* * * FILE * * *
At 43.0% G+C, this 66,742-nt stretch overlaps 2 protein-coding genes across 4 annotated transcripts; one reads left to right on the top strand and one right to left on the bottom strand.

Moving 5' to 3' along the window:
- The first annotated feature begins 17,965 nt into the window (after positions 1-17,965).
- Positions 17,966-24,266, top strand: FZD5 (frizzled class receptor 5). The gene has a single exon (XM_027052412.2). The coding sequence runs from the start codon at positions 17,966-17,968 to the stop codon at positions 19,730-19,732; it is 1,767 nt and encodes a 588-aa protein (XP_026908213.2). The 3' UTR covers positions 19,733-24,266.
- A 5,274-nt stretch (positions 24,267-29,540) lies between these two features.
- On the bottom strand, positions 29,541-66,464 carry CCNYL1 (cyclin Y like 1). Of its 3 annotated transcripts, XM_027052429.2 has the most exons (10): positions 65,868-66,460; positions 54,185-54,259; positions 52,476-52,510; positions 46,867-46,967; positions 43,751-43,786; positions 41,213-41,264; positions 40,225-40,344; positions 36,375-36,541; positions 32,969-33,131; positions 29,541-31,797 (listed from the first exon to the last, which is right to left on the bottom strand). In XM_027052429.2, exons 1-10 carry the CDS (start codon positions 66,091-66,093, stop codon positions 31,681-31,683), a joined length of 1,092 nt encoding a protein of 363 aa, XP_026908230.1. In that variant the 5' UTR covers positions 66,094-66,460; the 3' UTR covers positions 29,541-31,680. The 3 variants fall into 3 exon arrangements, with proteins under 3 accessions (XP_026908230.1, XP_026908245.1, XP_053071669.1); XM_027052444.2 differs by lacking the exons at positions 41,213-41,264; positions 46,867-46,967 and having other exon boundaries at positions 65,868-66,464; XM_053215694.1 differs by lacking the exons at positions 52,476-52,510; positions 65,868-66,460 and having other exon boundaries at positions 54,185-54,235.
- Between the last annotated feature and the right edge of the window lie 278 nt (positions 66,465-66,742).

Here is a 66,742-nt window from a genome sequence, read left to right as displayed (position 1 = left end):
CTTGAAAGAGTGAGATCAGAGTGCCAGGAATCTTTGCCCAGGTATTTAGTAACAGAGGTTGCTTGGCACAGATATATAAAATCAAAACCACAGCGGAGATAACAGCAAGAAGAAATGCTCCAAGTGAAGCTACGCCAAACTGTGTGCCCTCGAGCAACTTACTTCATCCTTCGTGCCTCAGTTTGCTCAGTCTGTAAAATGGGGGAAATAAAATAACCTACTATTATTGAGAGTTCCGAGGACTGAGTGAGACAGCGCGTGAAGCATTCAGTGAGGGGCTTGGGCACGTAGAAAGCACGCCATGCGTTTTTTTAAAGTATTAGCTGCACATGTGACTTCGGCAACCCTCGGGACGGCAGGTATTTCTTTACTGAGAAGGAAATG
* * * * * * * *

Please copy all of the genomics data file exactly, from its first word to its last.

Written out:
At 43.0% G+C, this 66,742-nt stretch overlaps 2 protein-coding genes across 4 annotated transcripts; one reads left to right on the top strand and one right to left on the bottom strand.

Moving 5' to 3' along the window:
- The first annotated feature begins 17,965 nt into the window (after positions 1-17,965).
- Positions 17,966-24,266, top strand: FZD5 (frizzled class receptor 5). The gene has a single exon (XM_027052412.2). The coding sequence runs from the start codon at positions 17,966-17,968 to the stop codon at positions 19,730-19,732; it is 1,767 nt and encodes a 588-aa protein (XP_026908213.2). The 3' UTR covers positions 19,733-24,266.
- A 5,274-nt stretch (positions 24,267-29,540) lies between these two features.
- On the bottom strand, positions 29,541-66,464 carry CCNYL1 (cyclin Y like 1). Of its 3 annotated transcripts, XM_027052429.2 has the most exons (10): positions 65,868-66,460; positions 54,185-54,259; positions 52,476-52,510; positions 46,867-46,967; positions 43,751-43,786; positions 41,213-41,264; positions 40,225-40,344; positions 36,375-36,541; positions 32,969-33,131; positions 29,541-31,797 (listed from the first exon to the last, which is right to left on the bottom strand). In XM_027052429.2, exons 1-10 carry the CDS (start codon positions 66,091-66,093, stop codon positions 31,681-31,683), a joined length of 1,092 nt encoding a protein of 363 aa, XP_026908230.1. In that variant the 5' UTR covers positions 66,094-66,460; the 3' UTR covers positions 29,541-31,680. The 3 variants fall into 3 exon arrangements, with proteins under 3 accessions (XP_026908230.1, XP_026908245.1, XP_053071669.1); XM_027052444.2 differs by lacking the exons at positions 41,213-41,264; positions 46,867-46,967 and having other exon boundaries at positions 65,868-66,464; XM_053215694.1 differs by lacking the exons at positions 52,476-52,510; positions 65,868-66,460 and having other exon boundaries at positions 54,185-54,235.
- Between the last annotated feature and the right edge of the window lie 278 nt (positions 66,465-66,742).

Here is a 66,742-nt window from a genome sequence, read left to right as displayed (position 1 = left end):
CTTGAAAGAGTGAGATCAGAGTGCCAGGAATCTTTGCCCAGGTATTTAGTAACAGAGGTTGCTTGGCACAGATATATAAAATCAAAACCACAGCGGAGATAACAGCAAGAAGAAATGCTCCAAGTGAAGCTACGCCAAACTGTGTGCCCTCGAGCAACTTACTTCATCCTTCGTGCCTCAGTTTGCTCAGTCTGTAAAATGGGGGAAATAAAATAACCTACTATTATTGAGAGTTCCGAGGACTGAGTGAGACAGCGCGTGAAGCATTCAGTGAGGGGCTTGGGCACGTAGAAAGCACGCCATGCGTTTTTTTAAAGTATTAGCTGCACATGTGACTTCGGCAACCCTCGGGACGGCAGGTATTTCTTTACTGAGAAGGAAATG